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I need to get computer IP from Ubuntu using Java. I tried with InetAddress.getLocalHost.getHostAddress().toString(); but it returns 127.0.0.1 . I was searching for solution and found out this code:

NetworkInterface ni = NetworkInterface.getByName("eth0");
    Enumeration<InetAddress> inetAddresses =  ni.getInetAddresses();


    while(inetAddresses.hasMoreElements()) {
        InetAddress ia = inetAddresses.nextElement();
        if(!ia.isLinkLocalAddress()) {
            System.out.println("IP: " + ia.getHostAddress());
        }
    }
}

This code worked for me but problem is when computer uses "eth1" interface or computer can use wireless adapter to connect to network (wlan0). On that situatuon program will fail. Can you guys advise me with safe method to get IP from UNIX systems ? Regards.

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1  
By 'safe', you mean 'reliable' rather than the opposite of 'dangerous', right? –  Gabe Jun 25 '13 at 8:05
    
Yes. I mean method that will work on all UNIX system. My method is dangerous if machines use other interfaces except "eth0" For Window InetAddress.getLocalHost.getHostAddress().toString() is working. –  user2496520 Jun 25 '13 at 8:07
1  
What if the computer is used behind a home wireless firewall/router? Those routers typically assign addresses like 192.168.1.x to the computers in the home -- and multiplex the actual internet address assigned to the home. The address of the computer(192.168.1.101) may not be the address at which the computer could be contacted on the internet (32.78.23.4) if incoming is permitted and routed by the firewall. –  Paul Jun 25 '13 at 8:12
    
Apart from the fact that a machine can use many network interfaces, each of which can have many ip addresses assigned to it, there's also the question, if you want the local addresses (for example, to decide which address a server process should bind to) or a public internet address (in order to know, to what address a peer should connect to). –  T-Bull Jun 25 '13 at 8:22
    
Some computers wont be aware of their external IP - try sending a request of to a remote server –  exussum Jun 25 '13 at 8:44

3 Answers 3

up vote 1 down vote accepted

Although a computer can have multiple network interfaces and different IPs, some of the interfaces can also be loopback or not running. To be "safe" you might even have to check names of the interface to see if you use the IP address from desired one.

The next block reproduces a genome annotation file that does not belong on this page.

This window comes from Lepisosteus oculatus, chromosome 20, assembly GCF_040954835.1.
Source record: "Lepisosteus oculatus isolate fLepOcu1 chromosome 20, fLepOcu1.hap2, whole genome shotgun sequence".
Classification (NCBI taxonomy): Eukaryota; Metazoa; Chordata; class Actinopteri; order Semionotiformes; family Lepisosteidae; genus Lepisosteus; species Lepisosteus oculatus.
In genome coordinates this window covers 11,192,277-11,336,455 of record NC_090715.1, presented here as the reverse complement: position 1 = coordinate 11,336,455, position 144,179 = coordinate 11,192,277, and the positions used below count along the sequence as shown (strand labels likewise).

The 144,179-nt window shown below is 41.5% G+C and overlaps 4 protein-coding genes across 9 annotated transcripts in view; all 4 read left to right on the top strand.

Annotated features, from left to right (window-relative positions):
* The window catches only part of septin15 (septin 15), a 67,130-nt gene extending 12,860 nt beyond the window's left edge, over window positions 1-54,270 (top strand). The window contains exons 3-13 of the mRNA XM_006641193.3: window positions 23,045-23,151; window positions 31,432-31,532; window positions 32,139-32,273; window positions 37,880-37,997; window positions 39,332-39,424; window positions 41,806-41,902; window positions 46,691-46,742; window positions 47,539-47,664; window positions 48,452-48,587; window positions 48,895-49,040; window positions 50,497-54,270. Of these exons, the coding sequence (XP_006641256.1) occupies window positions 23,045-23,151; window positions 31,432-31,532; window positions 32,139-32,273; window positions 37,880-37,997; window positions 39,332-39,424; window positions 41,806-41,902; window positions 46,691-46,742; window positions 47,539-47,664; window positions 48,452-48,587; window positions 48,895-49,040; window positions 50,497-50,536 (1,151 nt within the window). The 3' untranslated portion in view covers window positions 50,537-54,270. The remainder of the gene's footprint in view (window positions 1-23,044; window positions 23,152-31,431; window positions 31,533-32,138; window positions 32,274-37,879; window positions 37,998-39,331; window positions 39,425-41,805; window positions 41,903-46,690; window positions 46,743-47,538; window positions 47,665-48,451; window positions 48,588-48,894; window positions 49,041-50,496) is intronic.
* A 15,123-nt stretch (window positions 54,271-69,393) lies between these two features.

Following method will give you a list of ip addresses from non-loopback, up and running interfaces.

 public static List<InetAddress> getIPAddress() throws SocketException {

    List<InetAddress> ipAddresses = new ArrayList<InetAddress>();
    Enumeration e;
    e = NetworkInterface.getNetworkInterfaces();
    while (e.hasMoreElements()) {
        NetworkInterface ni = (NetworkInterface) e.nextElement();
        if (ni.isLoopback() || !ni.isUp()) continue;

        for (Enumeration e2 = ni.getInetAddresses(); e2.hasMoreElements(); ) {
            InetAddress ip = (InetAddress) e2.nextElement();
            ipAddresses.add(ip);
        }
    }
    return ipAddresses;
}
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Thanks. This worked for me. –  user2496520 Jun 25 '13 at 12:24

Use the enumeration getNetworkInterfaces(); and cycle through them.

                   Enumeration<NetworkInterface> eni = NetworkInterface.getNetworkInterfaces();

                    while (eni.hasMoreElements()) {
                            NetworkInterface ni = eni.nextElement();
                            Enumeration<InetAddress> inetAddresses =  ni.getInetAddresses();


                            while(inetAddresses.hasMoreElements()) {
                                    InetAddress ia = inetAddresses.nextElement();
                                    if(!ia.isLinkLocalAddress()) {
                                            System.out.println("Interface: " + ni.getName() + "   IP: " + ia.getHostAddress());

                                    }
                            }
                    }

On my linux box the isLinkLocalAddress() doesn't seem to work properly, as I get the 127.0.0.1 but that and the ipv6 version is easy to filter out manually.

Interface: wlan0   IP: 192.168.0.8
Interface: lo   IP: 0:0:0:0:0:0:0:1%1
Interface: lo   IP: 127.0.0.1

My machine is connected only on the wireless interface on 192.168.0.8

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Check out the answers to this SO question:

How to enumerate IP addresses of all enabled NIC cards from Java?

I haven't tested it, but it seem to apply.

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